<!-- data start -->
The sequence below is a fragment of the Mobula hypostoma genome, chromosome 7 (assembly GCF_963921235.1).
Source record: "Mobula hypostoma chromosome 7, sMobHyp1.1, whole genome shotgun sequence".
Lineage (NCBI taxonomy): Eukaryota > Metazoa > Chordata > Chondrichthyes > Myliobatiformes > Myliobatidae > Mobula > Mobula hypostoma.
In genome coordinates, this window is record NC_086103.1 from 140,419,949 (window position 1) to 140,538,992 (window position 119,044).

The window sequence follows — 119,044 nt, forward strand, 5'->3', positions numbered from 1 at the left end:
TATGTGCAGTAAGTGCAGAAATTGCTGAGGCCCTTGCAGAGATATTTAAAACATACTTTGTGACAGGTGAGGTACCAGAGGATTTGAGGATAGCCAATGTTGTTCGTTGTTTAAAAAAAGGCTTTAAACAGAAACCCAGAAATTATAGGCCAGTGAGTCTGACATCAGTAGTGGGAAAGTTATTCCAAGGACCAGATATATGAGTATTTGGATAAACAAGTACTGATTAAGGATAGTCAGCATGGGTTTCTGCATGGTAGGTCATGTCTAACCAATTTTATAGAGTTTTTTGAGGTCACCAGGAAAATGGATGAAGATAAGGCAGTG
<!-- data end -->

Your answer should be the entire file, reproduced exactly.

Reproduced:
The sequence below is a fragment of the Mobula hypostoma genome, chromosome 7 (assembly GCF_963921235.1).
Source record: "Mobula hypostoma chromosome 7, sMobHyp1.1, whole genome shotgun sequence".
Lineage (NCBI taxonomy): Eukaryota > Metazoa > Chordata > Chondrichthyes > Myliobatiformes > Myliobatidae > Mobula > Mobula hypostoma.
In genome coordinates, this window is record NC_086103.1 from 140,419,949 (window position 1) to 140,538,992 (window position 119,044).

The window sequence follows — 119,044 nt, forward strand, 5'->3', positions numbered from 1 at the left end:
TATGTGCAGTAAGTGCAGAAATTGCTGAGGCCCTTGCAGAGATATTTAAAACATACTTTGTGACAGGTGAGGTACCAGAGGATTTGAGGATAGCCAATGTTGTTCGTTGTTTAAAAAAAGGCTTTAAACAGAAACCCAGAAATTATAGGCCAGTGAGTCTGACATCAGTAGTGGGAAAGTTATTCCAAGGACCAGATATATGAGTATTTGGATAAACAAGTACTGATTAAGGATAGTCAGCATGGGTTTCTGCATGGTAGGTCATGTCTAACCAATTTTATAGAGTTTTTTGAGGTCACCAGGAAAATGGATGAAGATAAGGCAGTG